In January 2014 I visited Argentina with the intention of summiting Mt Aconcagua. At 6,962 metres high it is the highest mountain in the world outside of the Himalayan range.
I was 1 of a group of 12 clients and 3 guides from Grajales Expeditions that started the trip on 7 January only to be stopped 500m approx. short of the summit when bad weather closed in on us. My story on how the initial attempt on the summit follows.
On 24th January, 2 I made a repeat attempt on the summit foreman base camp on the western side of the western side of the mountain. The story of how that summit attempt unfolded found here
To the Summit of Aconcagua – Attempt #1
On the 3rd January I left Sydney to join a group of adventurers in Mendoza, Argentina. The common objective for all of us was to summit Mt Aconcagua. What follows is a narrative of what turned to be my first attempt on the summit of Mt Aconcagua.
I arrived in Mendoza on the January 4th, and had 2 days to get acquainted with the city before joining the group that had signed on for the Grajales expedition to the summit of Mt Aconcagua.
Those first few days now seem like a blur. I was interested, but not really focused on having a look around the city. I was more concerned about my upcoming time on Aconcagua and, in the end the two days were more like training days – I spent most of my time walking.
January 6th was a bit of an anti climax in some ways. I expected that the group would assemble in the morning and all focus would turn to getting away from the city and moving toward the mountain. In reality it was much different. Some of us were at the hotel in the morning but a significant number of the group would turn up later in the day and into the evening. It was on the 7th that we got our first real understanding of the group size, nationalities and experience and it was midday before we completed the task of registering for permits and then wrapping up the final purchase or rent of equipment.
10am the next morning and we assembled ready to leave Mendoza and got underway on the 3 hour bus trip to Penitentes. There were 12 in the group (4 from Belgium, 3 from Ireland, 2 from Germany, 1 Pole, 1 Australian and myself ) plus 3 mountain guides. It wasn’t until we drove out of Mendoza that I realised just how big the city is. Once we left the city there was a period on the motorway and then we were surrounded by vineyards. Clear those and then we had Argentina’s second largest oil refinery in view, until finally a view of the mountains!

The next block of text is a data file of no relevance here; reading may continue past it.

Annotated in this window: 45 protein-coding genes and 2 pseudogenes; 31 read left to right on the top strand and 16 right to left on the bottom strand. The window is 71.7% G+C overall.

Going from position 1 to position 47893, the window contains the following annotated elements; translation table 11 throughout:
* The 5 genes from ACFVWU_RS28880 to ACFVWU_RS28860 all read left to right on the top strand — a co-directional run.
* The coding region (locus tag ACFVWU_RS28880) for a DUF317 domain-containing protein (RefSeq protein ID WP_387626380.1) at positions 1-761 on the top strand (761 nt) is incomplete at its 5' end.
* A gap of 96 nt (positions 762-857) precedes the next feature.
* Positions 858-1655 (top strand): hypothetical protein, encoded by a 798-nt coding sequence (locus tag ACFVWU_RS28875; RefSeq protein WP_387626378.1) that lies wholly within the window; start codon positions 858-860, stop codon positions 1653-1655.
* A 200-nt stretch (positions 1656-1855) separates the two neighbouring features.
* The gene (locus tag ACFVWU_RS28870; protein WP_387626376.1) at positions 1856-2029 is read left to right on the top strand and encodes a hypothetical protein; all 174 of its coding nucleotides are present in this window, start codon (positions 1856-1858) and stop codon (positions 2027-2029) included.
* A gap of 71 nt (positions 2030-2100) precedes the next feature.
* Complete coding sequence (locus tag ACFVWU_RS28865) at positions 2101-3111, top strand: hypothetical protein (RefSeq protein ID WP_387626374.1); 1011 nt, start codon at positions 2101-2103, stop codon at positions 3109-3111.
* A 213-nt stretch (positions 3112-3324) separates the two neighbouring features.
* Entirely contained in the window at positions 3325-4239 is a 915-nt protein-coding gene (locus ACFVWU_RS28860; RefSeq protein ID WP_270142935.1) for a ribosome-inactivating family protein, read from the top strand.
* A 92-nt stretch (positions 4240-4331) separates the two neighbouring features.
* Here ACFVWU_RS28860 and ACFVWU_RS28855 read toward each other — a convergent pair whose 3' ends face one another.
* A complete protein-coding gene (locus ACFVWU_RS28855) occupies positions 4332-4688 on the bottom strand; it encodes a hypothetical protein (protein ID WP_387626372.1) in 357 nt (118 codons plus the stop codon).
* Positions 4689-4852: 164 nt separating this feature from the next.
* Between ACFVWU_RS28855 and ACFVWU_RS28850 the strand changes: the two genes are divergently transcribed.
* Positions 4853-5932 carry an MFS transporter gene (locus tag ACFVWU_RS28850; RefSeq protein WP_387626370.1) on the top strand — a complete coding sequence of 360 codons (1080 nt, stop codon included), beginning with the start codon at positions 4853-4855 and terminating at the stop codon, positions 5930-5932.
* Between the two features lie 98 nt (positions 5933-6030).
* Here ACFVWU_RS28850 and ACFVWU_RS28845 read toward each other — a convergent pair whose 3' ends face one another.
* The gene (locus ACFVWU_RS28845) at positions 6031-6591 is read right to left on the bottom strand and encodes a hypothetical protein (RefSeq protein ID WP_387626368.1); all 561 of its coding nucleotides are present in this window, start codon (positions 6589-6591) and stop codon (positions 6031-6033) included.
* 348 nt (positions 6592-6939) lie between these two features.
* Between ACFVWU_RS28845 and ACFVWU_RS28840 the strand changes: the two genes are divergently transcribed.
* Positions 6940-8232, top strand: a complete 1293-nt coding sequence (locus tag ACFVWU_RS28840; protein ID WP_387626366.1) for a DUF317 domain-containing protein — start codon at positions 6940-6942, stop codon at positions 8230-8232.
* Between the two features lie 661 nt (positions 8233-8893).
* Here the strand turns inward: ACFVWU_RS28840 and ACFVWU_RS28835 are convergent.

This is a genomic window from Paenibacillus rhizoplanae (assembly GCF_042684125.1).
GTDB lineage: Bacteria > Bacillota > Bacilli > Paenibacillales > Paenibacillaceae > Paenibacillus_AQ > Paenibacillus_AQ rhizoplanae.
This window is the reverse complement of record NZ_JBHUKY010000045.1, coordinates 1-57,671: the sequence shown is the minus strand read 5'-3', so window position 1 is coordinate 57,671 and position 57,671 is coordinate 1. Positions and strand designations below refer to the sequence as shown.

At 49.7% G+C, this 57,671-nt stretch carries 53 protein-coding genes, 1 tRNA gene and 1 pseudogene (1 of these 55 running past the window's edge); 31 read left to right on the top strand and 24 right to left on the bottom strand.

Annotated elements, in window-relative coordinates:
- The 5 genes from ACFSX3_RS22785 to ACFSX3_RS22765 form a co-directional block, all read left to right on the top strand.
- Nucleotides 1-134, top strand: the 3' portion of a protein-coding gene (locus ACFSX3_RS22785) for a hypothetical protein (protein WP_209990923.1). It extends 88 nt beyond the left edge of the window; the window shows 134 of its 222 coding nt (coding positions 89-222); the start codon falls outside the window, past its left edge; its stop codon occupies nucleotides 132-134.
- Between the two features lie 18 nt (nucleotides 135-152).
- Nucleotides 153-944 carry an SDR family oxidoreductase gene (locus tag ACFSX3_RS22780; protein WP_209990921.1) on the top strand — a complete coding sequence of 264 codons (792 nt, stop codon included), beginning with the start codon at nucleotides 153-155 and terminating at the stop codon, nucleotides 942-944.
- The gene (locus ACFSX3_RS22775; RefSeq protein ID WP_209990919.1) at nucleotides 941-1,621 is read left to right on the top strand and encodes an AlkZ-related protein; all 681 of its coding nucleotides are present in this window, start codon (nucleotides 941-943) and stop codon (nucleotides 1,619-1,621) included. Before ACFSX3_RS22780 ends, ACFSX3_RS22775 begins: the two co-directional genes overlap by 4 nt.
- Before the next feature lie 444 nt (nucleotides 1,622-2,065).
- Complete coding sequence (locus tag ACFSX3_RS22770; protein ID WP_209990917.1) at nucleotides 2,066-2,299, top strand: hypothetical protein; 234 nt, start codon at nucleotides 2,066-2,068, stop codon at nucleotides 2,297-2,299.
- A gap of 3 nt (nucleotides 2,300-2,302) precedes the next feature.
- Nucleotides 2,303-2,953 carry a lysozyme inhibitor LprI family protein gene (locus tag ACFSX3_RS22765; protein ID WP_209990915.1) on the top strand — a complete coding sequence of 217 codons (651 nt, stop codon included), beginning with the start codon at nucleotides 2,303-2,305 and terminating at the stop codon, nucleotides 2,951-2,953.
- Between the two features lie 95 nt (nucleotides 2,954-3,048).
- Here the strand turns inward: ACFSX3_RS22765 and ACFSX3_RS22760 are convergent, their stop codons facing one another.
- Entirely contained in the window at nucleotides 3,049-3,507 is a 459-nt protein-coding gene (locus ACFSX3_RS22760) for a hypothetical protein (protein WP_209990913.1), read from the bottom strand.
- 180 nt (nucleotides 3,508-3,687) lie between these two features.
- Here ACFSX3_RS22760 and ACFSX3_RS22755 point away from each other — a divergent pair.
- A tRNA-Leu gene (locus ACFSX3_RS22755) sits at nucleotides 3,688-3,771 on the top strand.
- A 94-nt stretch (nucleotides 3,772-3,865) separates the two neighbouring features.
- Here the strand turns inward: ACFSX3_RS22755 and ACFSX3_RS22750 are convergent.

It took just over 3 hours for us to reach Penitentes, a ski resort that I’m told doesn’t see as many skiers now as it once did. It’s now the hub for expeditions leaving for Mt Aconcagua.
Next morning we were transported to Punta de Vacas where we started the 3 day access walk up the Vacas valley to Plaza Argentina. For myself I knew I was keen to be underway and in the end myself and 2 others walked away from the group. In the end I think we closed the days walk some 2 hours ahead of the group.
Dinner that night was the most amazing meal. All the meat was cooked on an open BBQ by the gauchos who managed the mules and their loads. They cooked for the groups in camp that night and the meat just kept on coming.
Day 2 in the valley and it was more of the same. Big valley and open, dry landscape. We stayed together as a group and late in the day, just before we arrived at Casa de Piedra we got our first view to the west of Mt Aconcagua. Fantastic, this is the reason we were here!
Our final approach day to Plaza Argentina started with a river crossing but not as you would expect. At the point we are crossed, the river snakes all over the river bed that at its widest point is probably about 300m from bank to bank. To keep your feet dry you have two options – boots off and start walking or, make a small payment to the gauchos and take a mule ride. Let’s just say that some in our group weren’t quite as comfortable on the mules as they would have hoped. We also had some with legs almost longer than those of the mules. In the end we all made it to the far bank and commenced what would be a long day on the final leg into Plaza Argentina. At first the valley sides were steep and we needed to gain height quickly to make progress. After a few hours the valley widened out and the landscape was amazing.
Plaza Argentina is the Base Camp for the groups before they commence the double carry programme that make up the planned “carry” and “move” days that would take us through to Camps 1, 2 and 3 before summiting. But there was a formality that you must complete at Base Camp before going any further and that’s the medical check with the camp doctor. Fill in the form and stand in line, there was no avoiding it and when you got to the front of the queue it was all over in 5 minutes – blood pressure, blood oxygen levels to check on acclimatisation levels and a listen to my lungs to confirm I had no signs pulmonary oedema.
We had one rest day in Base Camp and then it was a carry of food and summit equipment to camp 1. The track made an initial gain of 200-3300 metres immediately behind the camp and then the gradient reduced as we crossed the glacier. Then it got difficult. There was a very steep section of scree slope and it was a long slow slog, 2 steps forward and slide 1 back. Eventually I came up over the crest into Camp 1 and then found out that the Grajales camp is a further 100 vertical metres and 30 minutes walk further up the slope. The gear and food that we carried up was stowed in bags with stones stacked around them and then we descend back into Base Camp.
We were due a rest day but all the talk was about a storm that was showing in the forecasts and was predicted to hit the mountain right when we intended to be summiting. Our immediate issue was that our plans for the next few days were being changed – we would now move upward with a move and carry day through the camps. There were no more rest days in the schedule but we should beat the storm. It was a plan that achieved the desired outcome but my concern was that we were going too high, to fast. I appreciated there was very little alternative but there was no period for the body to acclimatise to the altitude gain.